Last week, the Sean Spicer told reporters to expect “greater enforcement” with respect to how the federal government handles legal weed. It seems to signal a coming crackdown on marijuana. Since then, U.S. Attorney General Jeff Sessions has come forward to suggest that the cultivation and sale of marijuana is not likely to be tolerated in the United States.
“I’m dubious about marijuana. I’m not sure we’re going to be a better, healthier nation if we have marijuana sold at every corner grocery store,” Attorney General Jeff Sessions said on Tuesday, according to The Hill.
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The White House, however has not given a definitive answer over whether the Department of Justice will honor former President Obama’s plan (Cole Memo) to take a hands off approach to legal marijuana.
It is no secret that Sessions is not a fan of the Cole Memo, but he has at least admitted that parts of it are of some value. Still, the only thing he has felt confident enough to say on the matter is, “We’re going to look at it…and try to adopt responsible policies,” perhaps signaling the possibility of revisions.
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Last year, four more states — California, Massachusetts, Maine and Nevada — legalized the leaf for recreational use, bringing the nationwide total to eight.
In Colorado, which was one of the first jurisdictions in the nation to establish a taxed and regulated pot market, the state saw more than $1 billion in overall sales last year. Governor John Hickenlooper, a man who opposed legalization in the very beginning, said recently that he is “getting close” to giving legal weed his full support. He does not believe the Trump Administration should be considering any crackdown.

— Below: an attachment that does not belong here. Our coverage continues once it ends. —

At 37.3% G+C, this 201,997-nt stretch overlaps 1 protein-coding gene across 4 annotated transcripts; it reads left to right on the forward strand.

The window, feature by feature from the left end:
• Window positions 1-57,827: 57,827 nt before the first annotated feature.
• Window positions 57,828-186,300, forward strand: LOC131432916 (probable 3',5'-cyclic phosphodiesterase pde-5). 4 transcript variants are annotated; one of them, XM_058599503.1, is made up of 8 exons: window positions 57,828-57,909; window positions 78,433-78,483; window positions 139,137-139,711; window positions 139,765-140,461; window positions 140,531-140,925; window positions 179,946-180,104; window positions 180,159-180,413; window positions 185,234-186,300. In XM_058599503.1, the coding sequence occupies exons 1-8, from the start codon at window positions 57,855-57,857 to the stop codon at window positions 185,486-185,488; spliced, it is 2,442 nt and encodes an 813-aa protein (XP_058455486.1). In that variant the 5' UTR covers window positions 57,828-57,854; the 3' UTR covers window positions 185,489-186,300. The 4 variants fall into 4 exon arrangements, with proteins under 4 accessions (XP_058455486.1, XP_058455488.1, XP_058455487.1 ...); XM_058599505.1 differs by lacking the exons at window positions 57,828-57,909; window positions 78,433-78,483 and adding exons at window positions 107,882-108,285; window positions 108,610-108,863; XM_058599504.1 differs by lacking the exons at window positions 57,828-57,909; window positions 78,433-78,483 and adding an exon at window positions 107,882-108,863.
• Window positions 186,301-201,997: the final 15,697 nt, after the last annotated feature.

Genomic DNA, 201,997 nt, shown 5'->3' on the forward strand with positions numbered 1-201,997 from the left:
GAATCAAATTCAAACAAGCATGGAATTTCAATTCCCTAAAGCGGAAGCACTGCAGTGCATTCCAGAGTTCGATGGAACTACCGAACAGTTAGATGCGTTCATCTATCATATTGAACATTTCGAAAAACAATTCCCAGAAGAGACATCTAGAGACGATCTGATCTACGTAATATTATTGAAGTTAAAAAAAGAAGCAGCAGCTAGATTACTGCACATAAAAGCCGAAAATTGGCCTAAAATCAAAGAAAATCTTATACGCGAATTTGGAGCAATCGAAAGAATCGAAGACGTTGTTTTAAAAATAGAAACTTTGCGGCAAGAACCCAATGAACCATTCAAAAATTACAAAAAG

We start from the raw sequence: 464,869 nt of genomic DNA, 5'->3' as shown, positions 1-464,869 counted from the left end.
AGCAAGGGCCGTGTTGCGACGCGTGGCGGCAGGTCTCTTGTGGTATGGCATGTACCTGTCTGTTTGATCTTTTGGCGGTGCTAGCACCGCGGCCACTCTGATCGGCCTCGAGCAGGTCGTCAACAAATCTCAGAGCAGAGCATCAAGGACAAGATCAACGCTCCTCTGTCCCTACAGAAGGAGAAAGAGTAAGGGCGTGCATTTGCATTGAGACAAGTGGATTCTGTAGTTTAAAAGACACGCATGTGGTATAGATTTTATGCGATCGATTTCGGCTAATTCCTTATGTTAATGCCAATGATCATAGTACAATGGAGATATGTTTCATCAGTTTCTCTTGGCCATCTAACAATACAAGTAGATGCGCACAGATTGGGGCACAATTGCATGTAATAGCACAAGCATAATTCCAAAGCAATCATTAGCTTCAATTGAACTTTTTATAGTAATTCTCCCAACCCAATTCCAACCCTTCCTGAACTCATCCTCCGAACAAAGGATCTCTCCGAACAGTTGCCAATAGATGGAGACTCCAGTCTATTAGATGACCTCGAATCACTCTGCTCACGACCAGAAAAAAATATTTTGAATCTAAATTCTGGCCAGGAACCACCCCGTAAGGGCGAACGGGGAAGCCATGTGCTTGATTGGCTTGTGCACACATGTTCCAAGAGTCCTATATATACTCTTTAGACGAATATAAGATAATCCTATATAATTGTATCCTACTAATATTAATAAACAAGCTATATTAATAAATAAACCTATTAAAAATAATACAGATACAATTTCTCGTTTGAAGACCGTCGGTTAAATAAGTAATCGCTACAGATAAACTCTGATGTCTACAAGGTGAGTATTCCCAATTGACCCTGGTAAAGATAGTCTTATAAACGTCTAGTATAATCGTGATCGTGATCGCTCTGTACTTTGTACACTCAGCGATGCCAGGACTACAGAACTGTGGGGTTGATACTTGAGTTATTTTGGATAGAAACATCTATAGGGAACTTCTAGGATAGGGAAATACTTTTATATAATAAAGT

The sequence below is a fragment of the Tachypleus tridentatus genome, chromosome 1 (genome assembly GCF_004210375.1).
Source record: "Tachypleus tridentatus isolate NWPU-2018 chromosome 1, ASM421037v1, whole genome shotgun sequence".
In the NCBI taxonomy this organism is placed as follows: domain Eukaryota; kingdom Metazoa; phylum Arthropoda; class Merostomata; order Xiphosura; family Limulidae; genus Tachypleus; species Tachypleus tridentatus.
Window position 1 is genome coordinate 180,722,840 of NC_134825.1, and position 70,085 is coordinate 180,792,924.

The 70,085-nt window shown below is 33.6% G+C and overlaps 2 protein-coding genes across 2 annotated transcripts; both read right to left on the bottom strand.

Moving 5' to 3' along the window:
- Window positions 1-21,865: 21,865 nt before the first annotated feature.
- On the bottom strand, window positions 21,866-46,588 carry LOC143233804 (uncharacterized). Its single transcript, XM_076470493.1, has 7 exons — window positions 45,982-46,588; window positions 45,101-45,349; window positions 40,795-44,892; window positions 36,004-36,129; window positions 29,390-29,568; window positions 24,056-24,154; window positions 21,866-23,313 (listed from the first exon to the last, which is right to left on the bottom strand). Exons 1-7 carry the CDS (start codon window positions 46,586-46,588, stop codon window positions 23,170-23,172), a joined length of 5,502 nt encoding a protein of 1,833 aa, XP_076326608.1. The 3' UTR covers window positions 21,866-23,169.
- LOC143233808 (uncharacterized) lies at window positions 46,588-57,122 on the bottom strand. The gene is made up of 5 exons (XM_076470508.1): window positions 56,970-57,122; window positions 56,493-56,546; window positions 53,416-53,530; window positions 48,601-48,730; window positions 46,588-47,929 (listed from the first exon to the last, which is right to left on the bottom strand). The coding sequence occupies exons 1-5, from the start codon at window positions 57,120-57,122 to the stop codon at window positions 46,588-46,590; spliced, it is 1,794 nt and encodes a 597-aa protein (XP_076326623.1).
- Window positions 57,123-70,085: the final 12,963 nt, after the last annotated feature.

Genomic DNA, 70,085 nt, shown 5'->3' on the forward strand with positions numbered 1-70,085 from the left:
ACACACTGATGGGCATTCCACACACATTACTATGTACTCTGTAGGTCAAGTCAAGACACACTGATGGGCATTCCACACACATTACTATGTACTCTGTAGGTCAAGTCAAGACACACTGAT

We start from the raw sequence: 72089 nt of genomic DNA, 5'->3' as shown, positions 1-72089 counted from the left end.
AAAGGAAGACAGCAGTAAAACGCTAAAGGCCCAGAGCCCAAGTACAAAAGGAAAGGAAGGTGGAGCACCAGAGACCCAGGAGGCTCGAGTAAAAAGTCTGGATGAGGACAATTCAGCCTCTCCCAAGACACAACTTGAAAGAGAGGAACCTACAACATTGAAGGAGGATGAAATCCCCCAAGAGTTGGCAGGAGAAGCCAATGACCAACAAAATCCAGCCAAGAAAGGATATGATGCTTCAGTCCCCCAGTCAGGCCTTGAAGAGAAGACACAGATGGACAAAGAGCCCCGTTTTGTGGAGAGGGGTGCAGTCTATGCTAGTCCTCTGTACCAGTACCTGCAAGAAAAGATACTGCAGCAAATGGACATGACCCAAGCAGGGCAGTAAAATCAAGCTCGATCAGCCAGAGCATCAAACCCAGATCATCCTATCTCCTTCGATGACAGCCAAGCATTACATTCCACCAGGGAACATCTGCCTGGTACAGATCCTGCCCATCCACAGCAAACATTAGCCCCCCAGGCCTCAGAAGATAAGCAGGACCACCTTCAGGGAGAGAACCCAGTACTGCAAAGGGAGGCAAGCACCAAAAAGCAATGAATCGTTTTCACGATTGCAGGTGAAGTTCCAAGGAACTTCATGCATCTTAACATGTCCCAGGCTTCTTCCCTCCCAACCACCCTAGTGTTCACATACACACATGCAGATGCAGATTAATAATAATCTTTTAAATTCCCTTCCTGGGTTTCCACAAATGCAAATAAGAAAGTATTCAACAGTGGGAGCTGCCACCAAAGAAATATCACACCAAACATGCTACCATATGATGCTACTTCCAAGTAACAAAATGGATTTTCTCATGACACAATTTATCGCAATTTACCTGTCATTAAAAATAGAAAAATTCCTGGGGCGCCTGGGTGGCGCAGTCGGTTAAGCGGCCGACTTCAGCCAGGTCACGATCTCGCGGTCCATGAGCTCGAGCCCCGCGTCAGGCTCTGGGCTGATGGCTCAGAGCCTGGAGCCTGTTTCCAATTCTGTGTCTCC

“I think it’s the wrong time to pull back from this experiment, and if the federal government’s going to come and begin closing in and arresting people that are doing what’s legal in different states, my god, it creates a level of conflict that’s going to be very difficult,” Hickenlooper told MSNBC.
Nevada Governor Brian Sandoval, who also opposed legalization, said that federal interference in state-level legalization “is going to raise some legal issues.”
There is some hope that the dread surrounding the Justice Department’s intentions for legal weed may inspire Congress to finally take action on the issue. After all, Sessions said during his confirmation hearing that he would adhere to any law established by Congress.
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“I think one obvious concern is that the United States Congress made the possession of marijuana in every state and distribution of it an illegal act,” Sessions said. “So if we need to…if that’s something [that] is not desired any longer, Congress should pass a law to change the rule. It is not so much the Attorney General’s job to decide what laws to enforce. We should do our job and enforce laws effectively as we are able.”
In short, while the cannabis community is fired up at President Trump and AG Sessions over this debacle, it is really the fault of Congress for not establishing a federal standard a long time ago. As it stands, the billion-dollar cannabis industry is really only being held together with spit and duct tape.
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